Grant and Sherman: The Friendship That Won the Civil War

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Grant and Sherman: The Friendship That Won the Civil War

Author: Charles Bracelen Flood
Publisher: Harper Perennial
Copyright: 2005
Pages: 496

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The lives of Ulysses S. Grant and William T. Sherman are classic underdog stories. Both of these "obscure failures" experienced more disappointment than success prior to the start of the Civil War. By 1861, they had each resigned from the U.S. Army and failed in several civilian pursuits between them, including farming, real estate, retail, and banking. Further, Grant was known as a drunk and Sherman was labeled insane.

But once they threw themselves into the war effort, their best traits and talents began to reveal themselves. Even their motives were similar--both men joined the war not to eradicate slavery but to hold the Union together, believing that secession was equal to treason. This dual biography gracefully reveals how the two men grew to be "as brothers," why their partnership proved essential to victory for the Union, and how well they complemented and helped each other in their lives and careers, despite some major differences. For instance, though he possessed tremendous talent, Sherman was insecure and initially asked Abraham Lincoln never to give him a superior command.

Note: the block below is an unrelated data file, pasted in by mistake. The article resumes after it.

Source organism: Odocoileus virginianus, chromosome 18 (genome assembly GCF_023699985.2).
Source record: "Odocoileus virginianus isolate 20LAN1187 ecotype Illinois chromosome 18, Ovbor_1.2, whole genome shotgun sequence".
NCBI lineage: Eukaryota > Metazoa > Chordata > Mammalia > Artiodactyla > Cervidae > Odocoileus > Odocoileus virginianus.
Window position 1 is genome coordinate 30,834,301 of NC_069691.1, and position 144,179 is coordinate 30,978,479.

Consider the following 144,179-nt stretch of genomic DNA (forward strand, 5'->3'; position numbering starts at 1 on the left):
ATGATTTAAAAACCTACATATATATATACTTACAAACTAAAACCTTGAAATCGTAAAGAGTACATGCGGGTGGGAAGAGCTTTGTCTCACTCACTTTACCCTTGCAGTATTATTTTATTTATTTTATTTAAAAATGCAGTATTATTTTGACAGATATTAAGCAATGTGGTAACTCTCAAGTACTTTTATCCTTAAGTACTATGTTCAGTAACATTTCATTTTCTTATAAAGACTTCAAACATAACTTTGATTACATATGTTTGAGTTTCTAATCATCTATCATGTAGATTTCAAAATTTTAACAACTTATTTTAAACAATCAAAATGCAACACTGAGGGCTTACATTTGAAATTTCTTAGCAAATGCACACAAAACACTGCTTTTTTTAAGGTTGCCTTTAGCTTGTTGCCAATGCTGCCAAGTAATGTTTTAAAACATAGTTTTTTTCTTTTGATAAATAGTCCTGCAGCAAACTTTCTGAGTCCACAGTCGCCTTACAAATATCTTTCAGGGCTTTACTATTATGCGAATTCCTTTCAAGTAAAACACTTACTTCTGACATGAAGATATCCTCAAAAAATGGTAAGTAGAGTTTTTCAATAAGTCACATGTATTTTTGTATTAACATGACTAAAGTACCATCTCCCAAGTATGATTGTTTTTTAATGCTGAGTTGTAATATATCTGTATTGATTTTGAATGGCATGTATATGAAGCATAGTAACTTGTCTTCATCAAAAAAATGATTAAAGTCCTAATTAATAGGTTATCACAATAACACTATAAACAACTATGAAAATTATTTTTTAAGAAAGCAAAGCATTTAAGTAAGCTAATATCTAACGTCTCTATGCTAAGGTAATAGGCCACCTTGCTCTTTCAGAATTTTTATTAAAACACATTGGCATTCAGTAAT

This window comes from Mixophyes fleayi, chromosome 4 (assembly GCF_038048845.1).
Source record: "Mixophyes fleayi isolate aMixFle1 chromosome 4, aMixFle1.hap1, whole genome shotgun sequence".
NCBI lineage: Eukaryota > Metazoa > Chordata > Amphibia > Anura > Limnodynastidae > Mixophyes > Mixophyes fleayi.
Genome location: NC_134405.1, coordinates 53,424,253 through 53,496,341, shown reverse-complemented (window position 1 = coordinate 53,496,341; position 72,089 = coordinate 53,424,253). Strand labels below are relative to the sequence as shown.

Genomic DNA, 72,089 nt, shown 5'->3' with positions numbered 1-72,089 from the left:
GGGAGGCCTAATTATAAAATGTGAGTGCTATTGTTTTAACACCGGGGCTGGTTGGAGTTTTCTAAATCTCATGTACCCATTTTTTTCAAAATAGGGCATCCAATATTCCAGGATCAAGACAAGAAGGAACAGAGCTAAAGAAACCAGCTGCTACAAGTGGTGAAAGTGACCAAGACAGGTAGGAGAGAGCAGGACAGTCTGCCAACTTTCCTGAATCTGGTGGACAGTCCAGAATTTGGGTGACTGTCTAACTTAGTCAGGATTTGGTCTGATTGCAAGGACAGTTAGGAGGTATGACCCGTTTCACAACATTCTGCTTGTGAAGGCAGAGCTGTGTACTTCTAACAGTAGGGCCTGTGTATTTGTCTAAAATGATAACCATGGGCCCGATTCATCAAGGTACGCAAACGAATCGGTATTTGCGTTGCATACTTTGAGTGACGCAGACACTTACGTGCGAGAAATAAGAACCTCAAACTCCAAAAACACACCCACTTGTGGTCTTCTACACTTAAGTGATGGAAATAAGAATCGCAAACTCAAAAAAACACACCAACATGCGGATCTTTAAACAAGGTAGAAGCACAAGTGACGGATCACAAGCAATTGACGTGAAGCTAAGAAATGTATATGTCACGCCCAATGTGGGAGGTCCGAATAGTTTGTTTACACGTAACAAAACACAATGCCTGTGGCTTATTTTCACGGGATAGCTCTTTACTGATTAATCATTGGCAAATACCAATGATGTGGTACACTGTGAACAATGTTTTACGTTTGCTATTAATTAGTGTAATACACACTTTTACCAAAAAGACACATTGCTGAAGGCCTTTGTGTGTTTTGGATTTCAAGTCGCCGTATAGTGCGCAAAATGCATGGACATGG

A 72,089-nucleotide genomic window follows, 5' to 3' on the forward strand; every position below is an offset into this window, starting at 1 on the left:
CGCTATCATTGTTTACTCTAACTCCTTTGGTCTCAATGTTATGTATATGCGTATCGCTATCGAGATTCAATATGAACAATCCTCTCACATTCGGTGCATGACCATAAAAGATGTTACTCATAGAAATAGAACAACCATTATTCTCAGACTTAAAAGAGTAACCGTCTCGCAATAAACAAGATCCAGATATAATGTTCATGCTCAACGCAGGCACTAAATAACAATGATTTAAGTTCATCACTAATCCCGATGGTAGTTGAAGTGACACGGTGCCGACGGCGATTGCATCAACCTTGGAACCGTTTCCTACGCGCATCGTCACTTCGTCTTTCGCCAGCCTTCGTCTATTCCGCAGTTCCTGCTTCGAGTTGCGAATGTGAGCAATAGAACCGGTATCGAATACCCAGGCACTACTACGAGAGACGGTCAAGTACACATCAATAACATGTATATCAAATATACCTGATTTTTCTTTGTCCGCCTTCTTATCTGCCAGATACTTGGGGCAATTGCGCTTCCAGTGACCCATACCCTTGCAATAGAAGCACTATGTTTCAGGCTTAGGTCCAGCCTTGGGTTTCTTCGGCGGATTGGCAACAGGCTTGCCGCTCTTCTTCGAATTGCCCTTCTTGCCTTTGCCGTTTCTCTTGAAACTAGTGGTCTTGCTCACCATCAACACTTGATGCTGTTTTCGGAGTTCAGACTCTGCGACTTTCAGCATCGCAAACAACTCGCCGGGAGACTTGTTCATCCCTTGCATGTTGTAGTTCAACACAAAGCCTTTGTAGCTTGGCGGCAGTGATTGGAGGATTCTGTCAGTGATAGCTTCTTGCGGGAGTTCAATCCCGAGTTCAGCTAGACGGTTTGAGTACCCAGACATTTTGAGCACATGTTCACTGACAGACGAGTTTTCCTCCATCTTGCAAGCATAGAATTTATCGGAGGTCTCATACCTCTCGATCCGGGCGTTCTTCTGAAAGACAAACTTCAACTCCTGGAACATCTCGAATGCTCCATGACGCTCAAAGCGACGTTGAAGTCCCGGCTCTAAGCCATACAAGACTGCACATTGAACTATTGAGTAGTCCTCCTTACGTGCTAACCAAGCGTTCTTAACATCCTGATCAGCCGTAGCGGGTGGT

Grant, on the other hand, never doubted his ability to lead, and he quickly, if quietly, moved up the chain of command. Once he recognized Sherman's abilities, Grant made sure to keep him close, and they grew to depend upon each other completely. Through their near-daily interaction, even when separated by distance, both men honed their skills and eventually came up with a winning strategy for the war, which they executed in a brilliant two-pronged assault.

The book also discusses Grant's and Sherman's marriages, their relationships with their soldiers, and their dealings with politicians to provide well-rounded and complete portraits of these fascinating leaders. Grant and Sherman is a thoughtful portrait of the two men who "other than Lincoln... would have more to do with winning the war that preserved the Union than anyone else." --Shawn Carkonen

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Background Information

Ulysses S. Grant rose from obscurity to head the victorious Union army in the Civil War and later became President. William Tecumseh Sherman fought a war of destruction in Georgia, aimed at destroying the South's will and ability to fight. The Continental Army was disbanded after the American Revolution and, after a short interval, the United States Army was created to be the country's principal defense on land. Secessionis the reverse of union, and involves the separation of a part of a unified country into political independence. Abraham Lincoln was the first Republican President and led the Union during the Civil War.